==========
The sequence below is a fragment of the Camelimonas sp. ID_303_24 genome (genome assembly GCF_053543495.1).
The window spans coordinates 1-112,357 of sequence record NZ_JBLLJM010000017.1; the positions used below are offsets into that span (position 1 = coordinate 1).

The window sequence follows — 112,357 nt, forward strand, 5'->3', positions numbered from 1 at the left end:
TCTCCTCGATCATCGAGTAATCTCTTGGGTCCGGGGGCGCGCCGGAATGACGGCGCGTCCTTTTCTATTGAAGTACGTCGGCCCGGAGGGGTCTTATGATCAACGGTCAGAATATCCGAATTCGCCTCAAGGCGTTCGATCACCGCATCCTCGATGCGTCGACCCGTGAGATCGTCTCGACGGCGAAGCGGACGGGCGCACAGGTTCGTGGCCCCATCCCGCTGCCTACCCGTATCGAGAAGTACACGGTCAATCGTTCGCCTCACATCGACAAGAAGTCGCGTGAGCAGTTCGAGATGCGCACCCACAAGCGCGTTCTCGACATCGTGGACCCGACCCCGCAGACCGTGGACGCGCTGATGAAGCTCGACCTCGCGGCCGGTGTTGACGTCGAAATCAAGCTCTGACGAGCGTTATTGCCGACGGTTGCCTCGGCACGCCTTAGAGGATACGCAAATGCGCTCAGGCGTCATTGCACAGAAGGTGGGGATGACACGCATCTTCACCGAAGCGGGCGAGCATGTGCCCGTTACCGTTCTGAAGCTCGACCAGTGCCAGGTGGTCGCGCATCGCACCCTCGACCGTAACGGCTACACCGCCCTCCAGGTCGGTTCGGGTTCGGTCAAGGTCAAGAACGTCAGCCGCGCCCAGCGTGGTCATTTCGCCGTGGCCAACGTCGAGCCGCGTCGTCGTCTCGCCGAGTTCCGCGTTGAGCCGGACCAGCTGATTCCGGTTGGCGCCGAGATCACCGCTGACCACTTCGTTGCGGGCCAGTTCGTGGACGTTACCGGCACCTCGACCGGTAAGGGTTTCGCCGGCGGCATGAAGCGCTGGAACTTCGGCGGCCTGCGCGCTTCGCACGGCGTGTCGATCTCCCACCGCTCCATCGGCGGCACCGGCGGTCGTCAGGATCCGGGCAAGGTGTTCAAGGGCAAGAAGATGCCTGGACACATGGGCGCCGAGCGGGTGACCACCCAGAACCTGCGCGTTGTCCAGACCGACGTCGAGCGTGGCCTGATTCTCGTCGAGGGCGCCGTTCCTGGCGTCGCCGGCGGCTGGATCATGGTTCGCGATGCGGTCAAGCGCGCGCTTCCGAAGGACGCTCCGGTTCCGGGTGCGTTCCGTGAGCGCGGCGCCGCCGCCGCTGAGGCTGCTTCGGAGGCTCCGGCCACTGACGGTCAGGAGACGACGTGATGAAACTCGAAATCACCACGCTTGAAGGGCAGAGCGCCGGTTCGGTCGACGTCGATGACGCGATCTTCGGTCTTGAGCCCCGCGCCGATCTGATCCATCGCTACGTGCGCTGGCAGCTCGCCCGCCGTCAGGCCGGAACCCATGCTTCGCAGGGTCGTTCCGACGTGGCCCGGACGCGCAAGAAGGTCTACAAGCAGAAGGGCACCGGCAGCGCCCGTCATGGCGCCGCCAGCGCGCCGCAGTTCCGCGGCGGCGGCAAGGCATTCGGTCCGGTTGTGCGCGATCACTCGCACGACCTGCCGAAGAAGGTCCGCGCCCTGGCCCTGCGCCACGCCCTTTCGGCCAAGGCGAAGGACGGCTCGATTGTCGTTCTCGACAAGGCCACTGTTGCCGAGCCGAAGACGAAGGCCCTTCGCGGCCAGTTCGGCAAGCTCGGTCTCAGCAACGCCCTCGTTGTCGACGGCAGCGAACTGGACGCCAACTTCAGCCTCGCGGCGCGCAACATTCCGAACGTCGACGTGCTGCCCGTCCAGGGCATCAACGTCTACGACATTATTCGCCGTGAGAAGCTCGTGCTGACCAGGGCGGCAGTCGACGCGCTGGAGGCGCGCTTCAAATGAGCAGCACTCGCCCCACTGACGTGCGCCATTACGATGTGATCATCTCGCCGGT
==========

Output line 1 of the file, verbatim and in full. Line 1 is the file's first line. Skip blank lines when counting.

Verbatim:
The sequence below is a fragment of the Camelimonas sp. ID_303_24 genome (genome assembly GCF_053543495.1).